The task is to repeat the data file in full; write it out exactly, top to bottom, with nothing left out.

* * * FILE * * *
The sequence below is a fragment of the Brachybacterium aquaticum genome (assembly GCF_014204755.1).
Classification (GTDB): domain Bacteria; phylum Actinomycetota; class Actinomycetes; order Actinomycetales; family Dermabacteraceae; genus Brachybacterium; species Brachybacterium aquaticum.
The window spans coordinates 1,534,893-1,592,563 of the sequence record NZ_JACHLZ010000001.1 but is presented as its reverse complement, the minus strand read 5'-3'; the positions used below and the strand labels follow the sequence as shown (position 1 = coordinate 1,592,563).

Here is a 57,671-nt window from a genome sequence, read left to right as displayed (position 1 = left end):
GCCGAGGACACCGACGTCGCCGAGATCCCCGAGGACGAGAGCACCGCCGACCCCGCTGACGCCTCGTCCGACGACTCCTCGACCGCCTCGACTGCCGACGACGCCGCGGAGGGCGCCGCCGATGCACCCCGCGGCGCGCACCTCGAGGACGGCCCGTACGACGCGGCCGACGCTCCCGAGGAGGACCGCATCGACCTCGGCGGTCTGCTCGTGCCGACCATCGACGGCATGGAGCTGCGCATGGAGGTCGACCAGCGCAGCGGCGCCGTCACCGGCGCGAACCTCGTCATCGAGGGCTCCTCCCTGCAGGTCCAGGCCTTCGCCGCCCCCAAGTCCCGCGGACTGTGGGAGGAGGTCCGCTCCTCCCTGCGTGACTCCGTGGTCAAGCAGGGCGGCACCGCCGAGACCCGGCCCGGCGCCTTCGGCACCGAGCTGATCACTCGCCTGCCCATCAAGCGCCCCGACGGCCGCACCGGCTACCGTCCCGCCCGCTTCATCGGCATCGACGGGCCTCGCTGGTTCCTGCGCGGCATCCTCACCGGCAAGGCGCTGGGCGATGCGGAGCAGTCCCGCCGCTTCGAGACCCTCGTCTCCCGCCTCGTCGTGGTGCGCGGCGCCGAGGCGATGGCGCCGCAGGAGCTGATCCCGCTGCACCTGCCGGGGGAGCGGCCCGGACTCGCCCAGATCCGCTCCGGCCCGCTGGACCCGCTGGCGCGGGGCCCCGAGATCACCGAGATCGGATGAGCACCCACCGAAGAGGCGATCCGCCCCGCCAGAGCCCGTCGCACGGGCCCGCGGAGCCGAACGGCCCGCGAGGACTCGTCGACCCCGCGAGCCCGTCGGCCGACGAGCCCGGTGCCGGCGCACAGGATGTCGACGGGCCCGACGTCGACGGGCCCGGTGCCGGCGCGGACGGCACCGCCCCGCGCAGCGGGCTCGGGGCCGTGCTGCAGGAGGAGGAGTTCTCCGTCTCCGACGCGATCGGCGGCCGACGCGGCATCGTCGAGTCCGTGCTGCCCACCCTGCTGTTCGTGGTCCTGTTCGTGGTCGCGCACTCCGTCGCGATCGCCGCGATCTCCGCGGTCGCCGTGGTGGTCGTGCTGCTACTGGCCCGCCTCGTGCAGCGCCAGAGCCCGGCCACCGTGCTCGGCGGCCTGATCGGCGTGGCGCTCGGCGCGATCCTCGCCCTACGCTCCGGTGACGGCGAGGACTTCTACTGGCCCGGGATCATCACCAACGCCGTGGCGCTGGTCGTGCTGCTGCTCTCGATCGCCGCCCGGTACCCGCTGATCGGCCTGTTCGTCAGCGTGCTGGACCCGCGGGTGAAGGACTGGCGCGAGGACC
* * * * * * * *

The sequence below is a fragment of the Brachybacterium aquaticum genome (assembly GCF_014204755.1).
Classification (GTDB): domain Bacteria; phylum Actinomycetota; class Actinomycetes; order Actinomycetales; family Dermabacteraceae; genus Brachybacterium; species Brachybacterium aquaticum.
The window spans coordinates 1,534,893-1,592,563 of the sequence record NZ_JACHLZ010000001.1 but is presented as its reverse complement, the minus strand read 5'-3'; the positions used below and the strand labels follow the sequence as shown (position 1 = coordinate 1,592,563).

Here is a 57,671-nt window from a genome sequence, read left to right as displayed (position 1 = left end):
GCCGAGGACACCGACGTCGCCGAGATCCCCGAGGACGAGAGCACCGCCGACCCCGCTGACGCCTCGTCCGACGACTCCTCGACCGCCTCGACTGCCGACGACGCCGCGGAGGGCGCCGCCGATGCACCCCGCGGCGCGCACCTCGAGGACGGCCCGTACGACGCGGCCGACGCTCCCGAGGAGGACCGCATCGACCTCGGCGGTCTGCTCGTGCCGACCATCGACGGCATGGAGCTGCGCATGGAGGTCGACCAGCGCAGCGGCGCCGTCACCGGCGCGAACCTCGTCATCGAGGGCTCCTCCCTGCAGGTCCAGGCCTTCGCCGCCCCCAAGTCCCGCGGACTGTGGGAGGAGGTCCGCTCCTCCCTGCGTGACTCCGTGGTCAAGCAGGGCGGCACCGCCGAGACCCGGCCCGGCGCCTTCGGCACCGAGCTGATCACTCGCCTGCCCATCAAGCGCCCCGACGGCCGCACCGGCTACCGTCCCGCCCGCTTCATCGGCATCGACGGGCCTCGCTGGTTCCTGCGCGGCATCCTCACCGGCAAGGCGCTGGGCGATGCGGAGCAGTCCCGCCGCTTCGAGACCCTCGTCTCCCGCCTCGTCGTGGTGCGCGGCGCCGAGGCGATGGCGCCGCAGGAGCTGATCCCGCTGCACCTGCCGGGGGAGCGGCCCGGACTCGCCCAGATCCGCTCCGGCCCGCTGGACCCGCTGGCGCGGGGCCCCGAGATCACCGAGATCGGATGAGCACCCACCGAAGAGGCGATCCGCCCCGCCAGAGCCCGTCGCACGGGCCCGCGGAGCCGAACGGCCCGCGAGGACTCGTCGACCCCGCGAGCCCGTCGGCCGACGAGCCCGGTGCCGGCGCACAGGATGTCGACGGGCCCGACGTCGACGGGCCCGGTGCCGGCGCGGACGGCACCGCCCCGCGCAGCGGGCTCGGGGCCGTGCTGCAGGAGGAGGAGTTCTCCGTCTCCGACGCGATCGGCGGCCGACGCGGCATCGTCGAGTCCGTGCTGCCCACCCTGCTGTTCGTGGTCCTGTTCGTGGTCGCGCACTCCGTCGCGATCGCCGCGATCTCCGCGGTCGCCGTGGTGGTCGTGCTGCTACTGGCCCGCCTCGTGCAGCGCCAGAGCCCGGCCACCGTGCTCGGCGGCCTGATCGGCGTGGCGCTCGGCGCGATCCTCGCCCTACGCTCCGGTGACGGCGAGGACTTCTACTGGCCCGGGATCATCACCAACGCCGTGGCGCTGGTCGTGCTGCTGCTCTCGATCGCCGCCCGGTACCCGCTGATCGGCCTGTTCGTCAGCGTGCTGGACCCGCGGGTGAAGGACTGGCGCGAGGACC